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Thursday, May 29, 2008

A lovely informal review of Mad Hatters' Review

From Martha Engber, MARTHA ENGBER:

Tuesday, May 27, 2008
A New Animal

My dad in Connecticut likes to send me articles he clips from the Wall Street Journal. While eating my lunch today — toasted banana walnut bread with a healthy schmeer of peanut butter — I read yet another article about the coming, and irreversible, tide of change from the printed word to that of digital.

In this article, The Digital Future of Books by Gordon Crovitz, he refers to how new electronic gadgets have put us on a diet of info-snacking, whereby we nibble here and there at tasty, but nutrition-less content. He longs for a day when electronic readers like the Kindle allow us to once again absorb richer and more enduring literature.

But rather than be books in digital form only, Crovitz, and the experts he cites, predict the combination of digital literature and the Internet will create a new animal, one that will not eat us whole like T Rex by crushing what's left of our time and attention span with the grinding power of even more information. Rather, this new combination will blanket us in a Bambi-like charm by incorporating more of our senses. Some ideas bandied about involve the ability to store favorite passages, send them to friends and clink on links that allow us to see videos and find more information regarding the subjects we're reading about.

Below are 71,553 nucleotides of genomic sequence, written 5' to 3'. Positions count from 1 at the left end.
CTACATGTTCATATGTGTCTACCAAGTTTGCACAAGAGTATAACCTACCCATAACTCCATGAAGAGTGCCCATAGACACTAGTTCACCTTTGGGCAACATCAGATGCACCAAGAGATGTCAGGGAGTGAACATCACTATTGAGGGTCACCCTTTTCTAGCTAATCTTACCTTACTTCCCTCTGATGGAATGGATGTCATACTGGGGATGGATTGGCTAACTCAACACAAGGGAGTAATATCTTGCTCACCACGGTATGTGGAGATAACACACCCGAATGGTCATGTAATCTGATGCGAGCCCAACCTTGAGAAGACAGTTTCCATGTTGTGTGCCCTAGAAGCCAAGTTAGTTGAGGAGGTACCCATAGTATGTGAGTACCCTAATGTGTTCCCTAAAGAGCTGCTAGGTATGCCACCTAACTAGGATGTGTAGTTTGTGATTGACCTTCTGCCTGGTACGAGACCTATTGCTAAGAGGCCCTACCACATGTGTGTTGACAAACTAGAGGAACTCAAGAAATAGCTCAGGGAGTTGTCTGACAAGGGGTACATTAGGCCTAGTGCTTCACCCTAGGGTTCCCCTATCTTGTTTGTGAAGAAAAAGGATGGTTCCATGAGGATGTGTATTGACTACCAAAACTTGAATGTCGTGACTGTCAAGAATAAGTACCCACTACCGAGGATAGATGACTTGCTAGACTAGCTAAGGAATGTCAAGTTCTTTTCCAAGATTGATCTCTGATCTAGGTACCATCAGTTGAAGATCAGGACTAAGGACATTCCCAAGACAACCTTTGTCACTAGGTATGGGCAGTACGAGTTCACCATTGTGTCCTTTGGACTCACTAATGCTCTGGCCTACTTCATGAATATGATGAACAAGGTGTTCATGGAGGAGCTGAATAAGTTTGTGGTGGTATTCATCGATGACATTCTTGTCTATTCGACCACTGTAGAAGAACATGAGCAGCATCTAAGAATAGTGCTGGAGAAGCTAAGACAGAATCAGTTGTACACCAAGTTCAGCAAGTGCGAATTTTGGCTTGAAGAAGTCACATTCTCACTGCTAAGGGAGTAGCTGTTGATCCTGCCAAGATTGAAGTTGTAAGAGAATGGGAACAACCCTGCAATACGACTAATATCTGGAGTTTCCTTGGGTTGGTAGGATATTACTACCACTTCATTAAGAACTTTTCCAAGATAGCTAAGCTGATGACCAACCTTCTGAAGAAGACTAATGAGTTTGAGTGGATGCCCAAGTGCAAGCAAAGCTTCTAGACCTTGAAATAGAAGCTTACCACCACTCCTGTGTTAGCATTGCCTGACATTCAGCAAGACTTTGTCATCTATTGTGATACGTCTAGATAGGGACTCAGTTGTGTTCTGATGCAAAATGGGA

While the last seems like more information glut, I do believe we're moving toward a place where reading will be an all-sensory experience, as evidenced by forward-thinking online journals that have gone beyond just posting stories you can read from a website. Instead, they pair stories with artwork, animation, mood music and the option to hear the author read the work.

One such online journal is Mad Hatters' Review, which besides standard material — short fiction, flash fiction, poetry, creative nonfiction and drama — accepts what the journal calls "Whatnots," or multi-genre work "including vispo (visual poetry), audio recitations, collages and texts that defy easy categorization."

Rather than find myself overstimulated, I was surprised by how much I liked the music that opens the issue, the video collages, video interviews with artists and the option to listen to the music that accompanies each story like that of Delvaux Centennial by Jason Everett.

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